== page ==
The mouth descends into a short oesophagus. There is no true stomach, so the oesophagus connects directly to the intestine, which runs in a single loop right around the inside of the calyx. The intestine often includes numerous diverticulae, some of which may be long or branched. The end of the intestine opens into a short muscular rectum. This ascends towards the anus, which projects from a small conical protuberance at the edge of the tegmen. Faecal matter is formed into large, mucous-cemented pellets which fall onto the tegmen and thence the substrate.[3]

Specimens of the sea urchin Calocidaris micans found in the vicinity of the crinoid Endoxocrinus parrae, have been shown to contain large quantities of stem portions in their guts. These consist of articulated ossicles with soft tissue, whereas the local sediment contained only disarticulated ossicles without soft tissue. This makes it highly likely that these sea urchins are predators of the crinoids, and that the crinoids flee, offering part of their stem in the process.[15]

Various crinoid fossils hint at possible prehistoric predators.

Like other echinoderms, crinoids possess a water vascular system that maintains hydraulic pressure in the tube feet. This is not connected to external sea water via a madreporite, as in other echinoderms, but only connected through a large numbers of pores to the coelom (body cavity). The main fluid reservoir is the muscular-walled ring canal which is connected to the coelom by stone canals lined with calcareous material. The coelom is divided into a number of interconnecting spaces by mesenteries. It surrounds the viscera in the disc and has branches within the stalk and arms, with smaller branches extending into the pinnules. It is the contraction of the ring canal that extends the tube feet. Three narrow branches of the coelom enter each arm, two on the oral side and one aborally, and pinnules. The action of cilia cause there to be a slow flow of fluid (1mm per second) in these canals, outward in the oral branches and inward in the aboral ones, and this is the main means of transport of nutrients and waste products. There is no heart and separate circulatory system but at the base of the disc there is a large blood vessel known as the axial organ, containing some slender blind-ended tubes of unknown function, which extends into the stalk.[3]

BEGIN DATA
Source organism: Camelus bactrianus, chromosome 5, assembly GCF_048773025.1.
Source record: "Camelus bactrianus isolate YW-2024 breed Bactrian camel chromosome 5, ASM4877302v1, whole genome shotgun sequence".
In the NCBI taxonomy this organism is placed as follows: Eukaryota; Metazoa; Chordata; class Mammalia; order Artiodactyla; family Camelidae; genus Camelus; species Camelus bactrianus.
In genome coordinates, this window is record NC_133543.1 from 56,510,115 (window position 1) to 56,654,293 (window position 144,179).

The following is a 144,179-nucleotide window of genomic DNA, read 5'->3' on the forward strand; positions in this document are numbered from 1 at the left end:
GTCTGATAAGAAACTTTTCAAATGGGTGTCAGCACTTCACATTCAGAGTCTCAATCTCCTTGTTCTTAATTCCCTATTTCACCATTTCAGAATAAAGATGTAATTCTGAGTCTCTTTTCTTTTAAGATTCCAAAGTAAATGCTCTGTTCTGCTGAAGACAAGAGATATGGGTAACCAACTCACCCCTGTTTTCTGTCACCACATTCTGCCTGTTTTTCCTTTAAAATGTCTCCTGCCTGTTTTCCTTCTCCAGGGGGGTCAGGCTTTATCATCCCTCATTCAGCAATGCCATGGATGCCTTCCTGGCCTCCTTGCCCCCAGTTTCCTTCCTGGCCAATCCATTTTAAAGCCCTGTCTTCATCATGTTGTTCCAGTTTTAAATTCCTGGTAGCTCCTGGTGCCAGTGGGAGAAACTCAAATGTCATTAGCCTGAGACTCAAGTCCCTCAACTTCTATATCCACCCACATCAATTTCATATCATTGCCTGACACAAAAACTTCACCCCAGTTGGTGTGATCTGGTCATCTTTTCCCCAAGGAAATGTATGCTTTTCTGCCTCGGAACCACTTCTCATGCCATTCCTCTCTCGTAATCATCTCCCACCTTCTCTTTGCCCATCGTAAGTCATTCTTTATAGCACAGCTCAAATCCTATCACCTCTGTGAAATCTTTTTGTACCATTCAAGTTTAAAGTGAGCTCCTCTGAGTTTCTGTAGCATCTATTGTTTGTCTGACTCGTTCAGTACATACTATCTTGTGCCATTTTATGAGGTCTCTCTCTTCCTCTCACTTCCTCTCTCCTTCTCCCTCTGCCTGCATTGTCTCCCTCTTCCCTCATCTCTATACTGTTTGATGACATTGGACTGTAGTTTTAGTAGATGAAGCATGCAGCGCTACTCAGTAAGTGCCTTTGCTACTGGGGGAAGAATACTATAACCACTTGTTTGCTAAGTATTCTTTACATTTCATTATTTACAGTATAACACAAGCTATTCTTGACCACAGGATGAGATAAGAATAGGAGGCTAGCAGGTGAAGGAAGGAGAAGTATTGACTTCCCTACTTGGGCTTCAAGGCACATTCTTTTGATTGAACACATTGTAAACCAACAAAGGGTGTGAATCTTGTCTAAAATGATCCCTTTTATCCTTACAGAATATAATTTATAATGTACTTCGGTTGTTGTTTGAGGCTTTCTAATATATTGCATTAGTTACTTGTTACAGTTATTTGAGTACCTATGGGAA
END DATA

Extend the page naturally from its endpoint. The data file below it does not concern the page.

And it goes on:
These various fluid-filled spaces, in addition to transporting nutrients around the body, also function as both a respiratory and an excretory system.

The crinoid nervous system is divided into three parts, with numerous connections between them.

Crinoids are not capable of clonal reproduction as are some starfish and brittle stars, but are capable of regenerating lost body parts. Arms torn off by predators or damaged by adverse environmental conditions can regrow, and even the visceral mass can regenerate over the course of a few weeks. This regeneration may be vital in surviving attacks by predatory fish.[3]

Crinoids are dioecious, with individuals being either male or female. In most species, the gonads are located in the pinnules but in a few, they are located in the arms. Not all the pinnules are reproductive, just those closest to the crown. The gametes are produced in genital canals enclosed in genital coeloms. The pinnules eventually rupture to release the sperm and eggs into the surrounding sea water. In certain genera, such as Antedon, the fertilised eggs are cemented to the arms with secretions from epidermal glands; in others, especially cold water species from Antarctica, the eggs are brooded in specialised sacs on the arms or pinnules.[3]